Certainly in excess. The temptation to self-medicate with alcohol particularly is a curse for those who suffer from anxiety, because it is an utterly transitory solution. As soon as the buzz wears off, one is just as (or often more) depressed, and now dealing with a hangover as well.The most intelligent comment I have ever heard about booze was “I used to drink to drown my sorrows. Then one day I woke up and discovered they’d learned how to swim.” However, in my experience, one or two drinks, especially in the late afternoon or early evening, can be helpful in “switching off” the day and settling down for an evening’s relaxation and a night’s rest. I am also advised that a good session on a treadmill in the spare room or at the gym has a similar relaxing effect.
- On going self care
This needs to be active and deliberate. Looking after yourself is often the lowest priority for people with anxiety or depression. It should be the first.
I always rely on the rule “an hour before midnight is worth two after”. I have no idea if that has any scientific basis, but it’s true for me. Similarly, sleeping at the wrong time of the day (eg during daylight hours) can leave one with a sense of worthlessness, or having “wasted time”. That said, I think I am convinced that a short “Nanna Nap” (eg 30-60 mins) in the mid-late afternoon can be health-enhancing and lead to more productive evenings.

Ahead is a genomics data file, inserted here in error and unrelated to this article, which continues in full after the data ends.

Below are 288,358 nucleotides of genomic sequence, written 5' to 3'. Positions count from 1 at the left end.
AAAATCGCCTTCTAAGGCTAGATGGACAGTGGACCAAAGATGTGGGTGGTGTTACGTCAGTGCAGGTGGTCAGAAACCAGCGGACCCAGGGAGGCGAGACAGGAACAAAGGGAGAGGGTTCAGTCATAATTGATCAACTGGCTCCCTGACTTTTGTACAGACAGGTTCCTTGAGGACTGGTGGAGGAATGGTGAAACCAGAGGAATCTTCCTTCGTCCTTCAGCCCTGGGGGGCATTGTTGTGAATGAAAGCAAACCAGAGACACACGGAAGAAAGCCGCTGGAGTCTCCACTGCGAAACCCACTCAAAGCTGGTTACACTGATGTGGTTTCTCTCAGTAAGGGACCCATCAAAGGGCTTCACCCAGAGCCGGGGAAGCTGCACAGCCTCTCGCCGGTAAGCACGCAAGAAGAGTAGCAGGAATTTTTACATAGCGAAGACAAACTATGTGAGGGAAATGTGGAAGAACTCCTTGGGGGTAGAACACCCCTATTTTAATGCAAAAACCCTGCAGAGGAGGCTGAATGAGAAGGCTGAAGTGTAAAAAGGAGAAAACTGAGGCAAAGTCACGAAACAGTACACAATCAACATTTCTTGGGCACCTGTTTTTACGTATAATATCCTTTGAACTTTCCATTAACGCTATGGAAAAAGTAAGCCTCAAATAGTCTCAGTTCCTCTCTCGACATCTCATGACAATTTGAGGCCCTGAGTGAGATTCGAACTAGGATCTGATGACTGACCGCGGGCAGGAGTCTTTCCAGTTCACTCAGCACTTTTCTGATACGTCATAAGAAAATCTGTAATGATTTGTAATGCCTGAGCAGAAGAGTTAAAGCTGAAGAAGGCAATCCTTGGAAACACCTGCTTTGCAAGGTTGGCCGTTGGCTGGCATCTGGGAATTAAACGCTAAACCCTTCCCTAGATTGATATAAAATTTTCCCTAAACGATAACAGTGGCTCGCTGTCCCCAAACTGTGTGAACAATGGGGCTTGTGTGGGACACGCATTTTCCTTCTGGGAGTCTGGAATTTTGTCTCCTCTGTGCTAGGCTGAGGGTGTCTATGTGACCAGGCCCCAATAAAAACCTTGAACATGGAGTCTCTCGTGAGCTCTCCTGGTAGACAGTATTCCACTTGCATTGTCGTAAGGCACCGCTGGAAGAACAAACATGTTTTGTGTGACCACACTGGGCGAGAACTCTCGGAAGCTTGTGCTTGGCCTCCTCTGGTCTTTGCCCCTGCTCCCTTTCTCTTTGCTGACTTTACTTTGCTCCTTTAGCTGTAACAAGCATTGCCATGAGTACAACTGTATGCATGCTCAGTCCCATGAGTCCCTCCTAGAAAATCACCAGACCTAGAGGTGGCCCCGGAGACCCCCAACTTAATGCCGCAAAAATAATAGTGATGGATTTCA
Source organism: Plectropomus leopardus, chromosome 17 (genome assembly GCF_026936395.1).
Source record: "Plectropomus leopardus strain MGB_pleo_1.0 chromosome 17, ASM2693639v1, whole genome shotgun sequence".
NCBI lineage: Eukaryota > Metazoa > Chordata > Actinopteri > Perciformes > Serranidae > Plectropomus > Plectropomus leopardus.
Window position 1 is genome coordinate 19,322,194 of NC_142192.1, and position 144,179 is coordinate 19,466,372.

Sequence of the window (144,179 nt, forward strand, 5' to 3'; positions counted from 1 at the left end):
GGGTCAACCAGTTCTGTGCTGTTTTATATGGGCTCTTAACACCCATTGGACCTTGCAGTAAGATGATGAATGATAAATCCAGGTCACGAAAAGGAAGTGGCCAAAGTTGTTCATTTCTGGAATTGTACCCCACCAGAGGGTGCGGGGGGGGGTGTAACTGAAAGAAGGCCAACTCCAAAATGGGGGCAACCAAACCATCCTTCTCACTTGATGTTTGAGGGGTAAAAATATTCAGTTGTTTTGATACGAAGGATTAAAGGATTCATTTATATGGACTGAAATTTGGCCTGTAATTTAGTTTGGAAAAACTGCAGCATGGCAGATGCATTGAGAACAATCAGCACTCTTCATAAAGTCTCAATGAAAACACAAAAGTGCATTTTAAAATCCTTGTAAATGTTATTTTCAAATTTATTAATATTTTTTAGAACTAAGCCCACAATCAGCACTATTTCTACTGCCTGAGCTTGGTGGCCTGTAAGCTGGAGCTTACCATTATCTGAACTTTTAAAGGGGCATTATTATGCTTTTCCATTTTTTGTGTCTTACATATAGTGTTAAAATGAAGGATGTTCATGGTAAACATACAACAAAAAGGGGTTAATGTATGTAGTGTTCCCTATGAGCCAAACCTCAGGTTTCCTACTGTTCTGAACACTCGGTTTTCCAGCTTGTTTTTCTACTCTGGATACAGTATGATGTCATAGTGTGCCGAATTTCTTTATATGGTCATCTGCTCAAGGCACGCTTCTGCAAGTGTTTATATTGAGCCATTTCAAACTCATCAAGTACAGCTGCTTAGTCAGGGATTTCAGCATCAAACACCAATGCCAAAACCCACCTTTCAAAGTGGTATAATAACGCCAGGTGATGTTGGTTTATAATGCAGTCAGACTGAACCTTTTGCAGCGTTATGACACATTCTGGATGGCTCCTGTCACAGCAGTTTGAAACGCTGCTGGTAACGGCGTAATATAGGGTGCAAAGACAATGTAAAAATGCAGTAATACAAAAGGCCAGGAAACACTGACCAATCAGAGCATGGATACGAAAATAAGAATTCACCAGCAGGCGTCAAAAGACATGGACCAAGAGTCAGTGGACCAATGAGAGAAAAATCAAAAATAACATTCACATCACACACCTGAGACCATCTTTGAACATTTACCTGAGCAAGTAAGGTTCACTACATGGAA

- Consider hormonal changes
Method 2: Breathe
Breathing deeply and being aware of the process will slow down or stop the stress response.
I don’t know why this simple fact is so hard for stressed people to get hold of. Close your eyes. Decide to ignore, momentarily at least, whatever is troubling you. Breathe in, hold the breath momentarily, breathe out through your mouth. Empty your lungs. Repeat. Do it for 60 seconds and you can feel control of your emotions returning. It’s infallible.
Do the conscious, deep breathing for about 1 minute at a time, and do it when you are not stressed, at least 10-15 times per day – just do it every time you are waiting for something eg., the phone to ring, an appointment, the kettle to boil, waiting in a line etc.
Method 3: Mindful Awareness
Close your eyes and breathe; notice the body, how the intake of air feels, how the heart beats, what you can feel in the gut.
- With eyes still closed, purposefully shift your awareness away from your body to everything you can hear or smell or feel through your skin
- Shift awareness back and forth from your body to what’s going on around you